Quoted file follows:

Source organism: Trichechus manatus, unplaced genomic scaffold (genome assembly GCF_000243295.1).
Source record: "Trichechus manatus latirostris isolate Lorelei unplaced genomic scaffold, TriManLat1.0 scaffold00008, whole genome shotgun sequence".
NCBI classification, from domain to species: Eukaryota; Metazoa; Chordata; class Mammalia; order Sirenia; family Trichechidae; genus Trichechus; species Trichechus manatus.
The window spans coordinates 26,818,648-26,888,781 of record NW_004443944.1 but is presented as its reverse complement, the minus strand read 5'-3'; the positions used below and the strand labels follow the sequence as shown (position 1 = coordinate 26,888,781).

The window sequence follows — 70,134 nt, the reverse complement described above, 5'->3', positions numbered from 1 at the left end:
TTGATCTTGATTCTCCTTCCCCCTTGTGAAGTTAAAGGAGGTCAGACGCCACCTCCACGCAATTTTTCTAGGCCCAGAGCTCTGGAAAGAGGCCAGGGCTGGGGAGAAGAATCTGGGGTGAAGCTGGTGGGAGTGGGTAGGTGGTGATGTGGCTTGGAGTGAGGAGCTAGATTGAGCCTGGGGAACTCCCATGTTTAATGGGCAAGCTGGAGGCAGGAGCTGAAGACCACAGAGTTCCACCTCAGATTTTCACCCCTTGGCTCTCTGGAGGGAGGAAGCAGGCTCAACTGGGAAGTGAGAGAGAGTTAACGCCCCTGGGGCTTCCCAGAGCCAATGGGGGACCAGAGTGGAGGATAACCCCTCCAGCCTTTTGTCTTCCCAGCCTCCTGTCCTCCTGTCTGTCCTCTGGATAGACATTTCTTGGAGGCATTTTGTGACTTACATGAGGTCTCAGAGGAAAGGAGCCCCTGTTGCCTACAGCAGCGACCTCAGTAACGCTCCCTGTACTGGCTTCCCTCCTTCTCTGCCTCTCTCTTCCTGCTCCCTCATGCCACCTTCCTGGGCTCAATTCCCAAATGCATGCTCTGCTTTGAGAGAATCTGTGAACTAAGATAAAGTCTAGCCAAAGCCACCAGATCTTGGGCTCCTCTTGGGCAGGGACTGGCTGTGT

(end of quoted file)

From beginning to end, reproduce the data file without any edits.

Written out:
Source organism: Trichechus manatus, unplaced genomic scaffold (genome assembly GCF_000243295.1).
Source record: "Trichechus manatus latirostris isolate Lorelei unplaced genomic scaffold, TriManLat1.0 scaffold00008, whole genome shotgun sequence".
NCBI classification, from domain to species: Eukaryota; Metazoa; Chordata; class Mammalia; order Sirenia; family Trichechidae; genus Trichechus; species Trichechus manatus.
The window spans coordinates 26,818,648-26,888,781 of record NW_004443944.1 but is presented as its reverse complement, the minus strand read 5'-3'; the positions used below and the strand labels follow the sequence as shown (position 1 = coordinate 26,888,781).

The window sequence follows — 70,134 nt, the reverse complement described above, 5'->3', positions numbered from 1 at the left end:
TTGATCTTGATTCTCCTTCCCCCTTGTGAAGTTAAAGGAGGTCAGACGCCACCTCCACGCAATTTTTCTAGGCCCAGAGCTCTGGAAAGAGGCCAGGGCTGGGGAGAAGAATCTGGGGTGAAGCTGGTGGGAGTGGGTAGGTGGTGATGTGGCTTGGAGTGAGGAGCTAGATTGAGCCTGGGGAACTCCCATGTTTAATGGGCAAGCTGGAGGCAGGAGCTGAAGACCACAGAGTTCCACCTCAGATTTTCACCCCTTGGCTCTCTGGAGGGAGGAAGCAGGCTCAACTGGGAAGTGAGAGAGAGTTAACGCCCCTGGGGCTTCCCAGAGCCAATGGGGGACCAGAGTGGAGGATAACCCCTCCAGCCTTTTGTCTTCCCAGCCTCCTGTCCTCCTGTCTGTCCTCTGGATAGACATTTCTTGGAGGCATTTTGTGACTTACATGAGGTCTCAGAGGAAAGGAGCCCCTGTTGCCTACAGCAGCGACCTCAGTAACGCTCCCTGTACTGGCTTCCCTCCTTCTCTGCCTCTCTCTTCCTGCTCCCTCATGCCACCTTCCTGGGCTCAATTCCCAAATGCATGCTCTGCTTTGAGAGAATCTGTGAACTAAGATAAAGTCTAGCCAAAGCCACCAGATCTTGGGCTCCTCTTGGGCAGGGACTGGCTGTGT